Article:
National holidays have always been a potential source of contention for the Czechs. May Day, a nationwide compulsory march under the Communists, remains a public holiday. Of the other Glorious May Days, as they used to be known, May 5, the beginning of the 1945 Prague Uprising, was binned a long time ago, and Victory Day is now celebrated as it is with the Western Allies on May 8, and not on May 9, as it was under the Communists, and still is in Russia. September 28, the feast day of the country’s patron saint, St Wenceslas, is now Czech State Day. Strangely, however, October 28, the day on which the First Republic was founded in 1918, is still celebrated, despite being a “Czechoslovak” holiday.
Saturdays, Sundays and public holidays mean most banks and offices will be closed. Ordinary shops also close on Sundays and public holidays, while supermarkets and shopping centres often stay open. It’s no problem on these days to visit a concert, exhibition, restaurant or bar. Public transport does not run as often on these days as on weekdays. There are also special limited timetables in operation during the summer holidays.
Czech Independence Day (1 January)
A day to mark the creation of an independent Czech Republic following the division of Czechoslovakia on 1 January 1993.
Labour Day (1 May)
International Workers’ Day, also known as Labour Day in some places, is a celebration of labourers and the working classes. In the Czech Republic, May 1st also is a celebration of love.
Liberation Day (8 May)
The day commemorates the liberation of Czechoslovakia by the Allies in May 1945.
Day of the Slavic Apostles Cyril and Methodius (5 July)
The missionaries Cyril and Methodius are closely associated with the arrival of Christianity in this country and the first Slavic alphabet, Cyrillic (in the year 863).
Jan Hus Day (6 July)
The day marking the burning of Jan Hus at the stake (6. 7. 1415). Jan Hus was a reforming religious leader and the rector of Prague University.
Day of Czech Statehood (28 September)
The day Czech Prince Wenceslas was murdered in the year 935 by his own brother. Not long after his death he was declared a saint. On this day the Czechs celebrate their patron saint and symbol of Czech statehood and national identity.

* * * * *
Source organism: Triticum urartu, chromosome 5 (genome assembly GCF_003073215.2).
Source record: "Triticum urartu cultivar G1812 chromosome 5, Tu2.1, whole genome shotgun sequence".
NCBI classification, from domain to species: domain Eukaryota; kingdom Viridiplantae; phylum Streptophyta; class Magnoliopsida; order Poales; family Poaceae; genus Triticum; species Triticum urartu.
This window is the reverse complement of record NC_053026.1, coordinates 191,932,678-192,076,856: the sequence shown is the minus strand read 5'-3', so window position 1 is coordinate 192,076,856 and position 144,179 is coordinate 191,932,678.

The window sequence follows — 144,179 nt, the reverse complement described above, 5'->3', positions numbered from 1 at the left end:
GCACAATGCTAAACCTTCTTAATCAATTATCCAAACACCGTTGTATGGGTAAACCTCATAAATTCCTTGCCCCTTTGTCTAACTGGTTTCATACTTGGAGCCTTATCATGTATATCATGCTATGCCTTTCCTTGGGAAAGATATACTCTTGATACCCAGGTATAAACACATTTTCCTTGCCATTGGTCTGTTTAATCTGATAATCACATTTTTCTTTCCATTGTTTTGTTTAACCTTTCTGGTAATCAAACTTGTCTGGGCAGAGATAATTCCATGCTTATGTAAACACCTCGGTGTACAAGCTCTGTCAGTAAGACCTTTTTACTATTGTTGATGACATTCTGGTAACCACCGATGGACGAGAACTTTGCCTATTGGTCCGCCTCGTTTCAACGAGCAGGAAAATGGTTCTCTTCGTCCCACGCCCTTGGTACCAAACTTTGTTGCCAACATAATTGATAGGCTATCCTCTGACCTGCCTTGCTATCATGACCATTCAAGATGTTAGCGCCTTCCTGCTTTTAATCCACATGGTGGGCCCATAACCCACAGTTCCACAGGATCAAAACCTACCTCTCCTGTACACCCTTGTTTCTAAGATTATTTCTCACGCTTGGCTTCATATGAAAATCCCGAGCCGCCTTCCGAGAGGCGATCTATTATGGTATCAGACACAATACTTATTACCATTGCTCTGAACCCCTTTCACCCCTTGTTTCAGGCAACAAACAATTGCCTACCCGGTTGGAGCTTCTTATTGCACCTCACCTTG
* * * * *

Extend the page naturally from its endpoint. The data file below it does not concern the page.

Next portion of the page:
Czechoslovak Independence Day (28 October)
A public holiday to mark the day Czechs and Slovaks established their own state in 1918 – the most important national holiday of the year.
Freedom and Democracy Day (17 November)
The day Czechs remember the student struggles of 1939 and 1989 against the Nazi and communist regimes.
New Year (1. January)
Easter Monday (March/April, changes every year)
Christmas Eve (24 December)
Christmas Day (25 December)
Feast of St Stephen (26 December)
The main school holidays are in summer (July and August). Children are also off school around Christmas (usually from 23 December –until 3 January) and in spring (a whole week – differs according to location).
Czech Customs and Traditions
Though not official holidays, these events are celebrated annually throughout the Czech Republic.
Name Days (Svátky)
Each day of the year comes with a Czech name (or names) to be celebrated. It is common practice to give flowers (or chocolate or wine).
Witch Burning (Čarodějnice)
Once a pagan ritual, this is now a fun-filled family event occurring on the last night of April that celebrates the transition from winter to spring.
St Nicholas Day Eve (Mikuláš)
Taking place on December 5, the eve of St Nicholas Day, this holiday for children is celebrated with visits from a costumed St Nicholas, devil, and angel.
This Czech Mardi Gras festival takes place in February.
King’s Parade (Královský Průvod)
This two-day parade in early June, rooted in the medieval traditions of Charles IV, recreates the royal procession from Prague Castle to Karlštejn Castle.
St Martin’s Festival (Sv. Martin)
St Martin’s festivals are common throughout Europe and centre around feasting on heavy food to keep people in good stead through the wintry months.